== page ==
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# RE: st: Recovering cell values from odds ratios

 From "King, Carina" To "'statalist@hsphsun2.harvard.edu'" Subject RE: st: Recovering cell values from odds ratios Date Tue, 31 May 2011 13:42:29 +0100

```The 'p' is the calculation from p=o/(1+o), and all the numbers were calculated, apart from the OR and the number of cases (218) and controls (14748).

Taking 'unconsciousness' as the example:

P= 3.54/(1+3.54)
P= 0.77973

Then I multiplied by the number of cases first, then controls:

0.77973 * 218 = 170 (case unexposed)
218 - 170 = 48 (case exposed)

0.77973 * 14748 = 11500 (control unexposed)
14748 - 11500 = 3248 (control exposed)

I'm not sure what you mean by the baseline odds ratio? Is that the reference group odds, which is 1? The paper presents the information as (OR, 95% CI), with the outcome being infection:

Unconsciousness:    3.54 (1.93 - 6.00)
No unconsciousness: 1.00

Is that clearer? I'm not sure I've presented that as well as I could...Thanks!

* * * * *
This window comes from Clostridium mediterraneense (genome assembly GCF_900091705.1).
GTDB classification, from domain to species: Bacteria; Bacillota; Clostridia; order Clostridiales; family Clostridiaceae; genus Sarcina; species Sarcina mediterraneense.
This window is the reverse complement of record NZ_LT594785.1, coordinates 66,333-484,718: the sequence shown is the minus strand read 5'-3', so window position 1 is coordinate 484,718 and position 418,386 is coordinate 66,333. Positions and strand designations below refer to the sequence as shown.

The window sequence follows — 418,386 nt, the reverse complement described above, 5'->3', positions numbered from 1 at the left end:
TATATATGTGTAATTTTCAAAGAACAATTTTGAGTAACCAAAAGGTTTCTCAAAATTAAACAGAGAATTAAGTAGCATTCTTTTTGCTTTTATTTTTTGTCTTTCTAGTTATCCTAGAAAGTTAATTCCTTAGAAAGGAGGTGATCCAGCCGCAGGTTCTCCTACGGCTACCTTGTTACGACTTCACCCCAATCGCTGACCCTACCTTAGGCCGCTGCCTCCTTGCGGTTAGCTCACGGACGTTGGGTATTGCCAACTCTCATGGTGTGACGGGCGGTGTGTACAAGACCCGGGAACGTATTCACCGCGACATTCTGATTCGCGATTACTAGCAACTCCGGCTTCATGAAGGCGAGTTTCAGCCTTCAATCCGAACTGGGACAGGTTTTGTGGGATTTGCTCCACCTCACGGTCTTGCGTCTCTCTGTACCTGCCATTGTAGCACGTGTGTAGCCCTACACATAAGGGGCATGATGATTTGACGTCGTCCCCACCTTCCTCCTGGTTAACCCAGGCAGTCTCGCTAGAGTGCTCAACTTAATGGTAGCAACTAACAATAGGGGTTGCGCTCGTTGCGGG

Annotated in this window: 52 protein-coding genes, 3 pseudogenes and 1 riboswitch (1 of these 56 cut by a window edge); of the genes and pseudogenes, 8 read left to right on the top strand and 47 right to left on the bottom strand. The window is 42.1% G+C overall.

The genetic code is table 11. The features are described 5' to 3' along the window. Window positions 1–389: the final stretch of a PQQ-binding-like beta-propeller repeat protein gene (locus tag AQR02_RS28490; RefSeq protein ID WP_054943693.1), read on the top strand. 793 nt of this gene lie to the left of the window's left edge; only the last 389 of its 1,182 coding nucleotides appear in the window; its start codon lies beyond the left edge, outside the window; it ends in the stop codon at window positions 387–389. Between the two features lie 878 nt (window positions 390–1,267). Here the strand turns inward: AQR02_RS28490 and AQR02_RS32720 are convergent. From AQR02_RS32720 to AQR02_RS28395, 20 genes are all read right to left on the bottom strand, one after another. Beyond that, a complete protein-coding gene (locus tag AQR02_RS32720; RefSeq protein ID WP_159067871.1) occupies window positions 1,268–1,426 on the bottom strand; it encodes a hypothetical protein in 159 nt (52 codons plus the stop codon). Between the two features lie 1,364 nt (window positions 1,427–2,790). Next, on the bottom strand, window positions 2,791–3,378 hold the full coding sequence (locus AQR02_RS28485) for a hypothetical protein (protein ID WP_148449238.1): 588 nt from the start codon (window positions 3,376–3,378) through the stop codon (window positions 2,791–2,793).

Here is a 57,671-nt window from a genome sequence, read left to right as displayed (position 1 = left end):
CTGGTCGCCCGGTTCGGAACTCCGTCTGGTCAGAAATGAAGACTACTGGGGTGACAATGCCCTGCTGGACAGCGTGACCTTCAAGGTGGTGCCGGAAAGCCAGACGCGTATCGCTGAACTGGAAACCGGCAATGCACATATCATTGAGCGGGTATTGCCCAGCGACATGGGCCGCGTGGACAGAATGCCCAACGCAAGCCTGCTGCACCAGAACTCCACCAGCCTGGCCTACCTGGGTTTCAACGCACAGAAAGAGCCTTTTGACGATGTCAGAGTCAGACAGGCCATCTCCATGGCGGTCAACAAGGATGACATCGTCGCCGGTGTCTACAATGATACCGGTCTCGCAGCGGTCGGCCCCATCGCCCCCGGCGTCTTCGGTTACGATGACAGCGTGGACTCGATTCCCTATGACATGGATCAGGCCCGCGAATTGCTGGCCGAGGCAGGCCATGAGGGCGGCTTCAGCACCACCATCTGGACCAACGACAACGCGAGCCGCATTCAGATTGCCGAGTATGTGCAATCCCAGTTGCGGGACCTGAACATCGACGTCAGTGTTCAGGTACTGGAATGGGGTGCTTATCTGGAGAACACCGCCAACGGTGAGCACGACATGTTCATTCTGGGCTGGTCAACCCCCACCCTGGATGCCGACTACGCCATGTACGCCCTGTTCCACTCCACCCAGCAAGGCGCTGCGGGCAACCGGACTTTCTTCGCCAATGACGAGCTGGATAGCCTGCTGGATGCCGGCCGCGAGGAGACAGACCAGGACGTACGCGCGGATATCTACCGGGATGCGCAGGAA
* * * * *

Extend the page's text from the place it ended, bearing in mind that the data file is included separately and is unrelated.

Carina

-----Original Message-----
From: owner-statalist@hsphsun2.harvard.edu [mailto:owner-statalist@hsphsun2.harvard.edu] On Behalf Of Maarten Buis
Sent: 31 May 2011 13:26
To: statalist@hsphsun2.harvard.edu
Subject: Re: st: Recovering cell values from odds ratios

On Tue, May 31, 2011 at 2:06 PM, King, Carina wrote:
> Thanks for replying, but I think I'm a bit confused, I've attached the example I'm using:
>
> Cases: 218
> Controls: 14748
> Total: 14966
>
> Risk factor:      OR:    p:       case exposed(a): control exposed (b): case unexposed(c): control unexposed(d):
>
> Unconsciousness   3.54   0.77973   48              3248                 170                       11500
> Age >65 years     1.69   0.62825   81              5483                 137                       9265
> Female gender     1.66 0.62406 82                 5544                 136                       9204
>
> With the method you describe, the p for each comes out as shown above and consequently the numbers in each group. BUT when I then checked by recalculating the odds ratio from the numbers given, they all equal 1. What am I missing?  Thank you!

I don't understand what you did your example. What is p and where did
it come from? Which part of those numbers did you compute and which
were given. How did you do the computations?  Where is the baseline
odds?

Generally, I think your example contains too many variables. The best
strategy for problems like these is to start with an easy example,
i.e. one variable, work till you understand that and than complicate
matters till you get what you want.

-- Maarten

--------------------------
Maarten L. Buis
Institut fuer Soziologie
Universitaet Tuebingen
Wilhelmstrasse 36
72074 Tuebingen
Germany

http://www.maartenbuis.nl
--------------------------

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